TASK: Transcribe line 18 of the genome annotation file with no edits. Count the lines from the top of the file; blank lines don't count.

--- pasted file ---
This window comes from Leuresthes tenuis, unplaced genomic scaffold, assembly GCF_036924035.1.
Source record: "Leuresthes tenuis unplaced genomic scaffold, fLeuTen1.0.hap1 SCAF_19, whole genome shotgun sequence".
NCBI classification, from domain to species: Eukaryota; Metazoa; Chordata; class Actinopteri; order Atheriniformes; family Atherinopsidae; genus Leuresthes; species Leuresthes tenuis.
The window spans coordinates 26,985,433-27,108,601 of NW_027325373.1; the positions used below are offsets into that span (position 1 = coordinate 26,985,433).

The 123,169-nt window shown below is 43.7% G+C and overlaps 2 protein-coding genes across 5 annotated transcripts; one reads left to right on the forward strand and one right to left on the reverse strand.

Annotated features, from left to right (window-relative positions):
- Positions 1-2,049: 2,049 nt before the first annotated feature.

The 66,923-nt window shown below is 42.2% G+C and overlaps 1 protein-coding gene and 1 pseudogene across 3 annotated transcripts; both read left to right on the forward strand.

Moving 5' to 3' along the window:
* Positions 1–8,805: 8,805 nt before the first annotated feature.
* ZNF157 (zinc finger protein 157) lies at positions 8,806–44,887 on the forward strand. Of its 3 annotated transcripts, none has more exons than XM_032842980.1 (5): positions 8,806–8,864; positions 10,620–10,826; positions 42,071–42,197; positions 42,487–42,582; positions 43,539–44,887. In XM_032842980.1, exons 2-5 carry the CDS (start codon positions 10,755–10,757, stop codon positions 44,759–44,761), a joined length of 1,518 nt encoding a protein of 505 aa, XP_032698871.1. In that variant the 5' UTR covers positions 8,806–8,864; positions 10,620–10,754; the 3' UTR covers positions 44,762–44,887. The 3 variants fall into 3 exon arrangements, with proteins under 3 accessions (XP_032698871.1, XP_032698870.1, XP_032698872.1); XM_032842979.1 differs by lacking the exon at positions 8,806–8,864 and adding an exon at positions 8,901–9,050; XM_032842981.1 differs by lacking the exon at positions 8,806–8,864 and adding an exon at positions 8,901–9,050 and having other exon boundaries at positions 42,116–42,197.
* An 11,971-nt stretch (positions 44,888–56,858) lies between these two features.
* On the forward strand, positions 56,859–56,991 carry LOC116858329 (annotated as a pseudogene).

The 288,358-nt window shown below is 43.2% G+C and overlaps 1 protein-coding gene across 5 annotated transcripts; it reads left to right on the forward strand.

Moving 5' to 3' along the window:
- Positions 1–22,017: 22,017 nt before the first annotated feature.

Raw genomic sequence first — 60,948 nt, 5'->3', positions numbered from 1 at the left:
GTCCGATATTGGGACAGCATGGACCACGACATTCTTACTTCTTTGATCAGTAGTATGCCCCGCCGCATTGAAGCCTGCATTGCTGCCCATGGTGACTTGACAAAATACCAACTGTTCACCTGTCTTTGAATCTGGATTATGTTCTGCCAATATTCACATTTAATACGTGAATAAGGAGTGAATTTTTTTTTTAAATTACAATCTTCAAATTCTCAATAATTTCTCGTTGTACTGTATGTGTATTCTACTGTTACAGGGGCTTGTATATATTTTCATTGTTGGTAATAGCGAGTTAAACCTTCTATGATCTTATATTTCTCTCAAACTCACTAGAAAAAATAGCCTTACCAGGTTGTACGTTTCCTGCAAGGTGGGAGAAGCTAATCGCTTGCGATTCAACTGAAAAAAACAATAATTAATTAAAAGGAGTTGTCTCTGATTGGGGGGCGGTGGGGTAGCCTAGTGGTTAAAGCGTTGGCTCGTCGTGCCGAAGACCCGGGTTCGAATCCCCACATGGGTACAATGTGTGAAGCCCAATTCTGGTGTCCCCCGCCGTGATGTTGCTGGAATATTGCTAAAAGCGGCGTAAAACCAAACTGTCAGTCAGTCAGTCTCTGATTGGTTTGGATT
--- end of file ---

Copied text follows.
GTCCGATATTGGGACAGCATGGACCACGACATTCTTACTTCTTTGATCAGTAGTATGCCCCGCCGCATTGAAGCCTGCATTGCTGCCCATGGTGACTTGACAAAATACCAACTGTTCACCTGTCTTTGAATCTGGATTATGTTCTGCCAATATTCACATTTAATACGTGAATAAGGAGTGAATTTTTTTTTTAAATTACAATCTTCAAATTCTCAATAATTTCTCGTTGTACTGTATGTGTATTCTACTGTTACAGGGGCTTGTATATATTTTCATTGTTGGTAATAGCGAGTTAAACCTTCTATGATCTTATATTTCTCTCAAACTCACTAGAAAAAATAGCCTTACCAGGTTGTACGTTTCCTGCAAGGTGGGAGAAGCTAATCGCTTGCGATTCAACTGAAAAAAACAATAATTAATTAAAAGGAGTTGTCTCTGATTGGGGGGCGGTGGGGTAGCCTAGTGGTTAAAGCGTTGGCTCGTCGTGCCGAAGACCCGGGTTCGAATCCCCACATGGGTACAATGTGTGAAGCCCAATTCTGGTGTCCCCCGCCGTGATGTTGCTGGAATATTGCTAAAAGCGGCGTAAAACCAAACTGTCAGTCAGTCAGTCTCTGATTGGTTTGGATT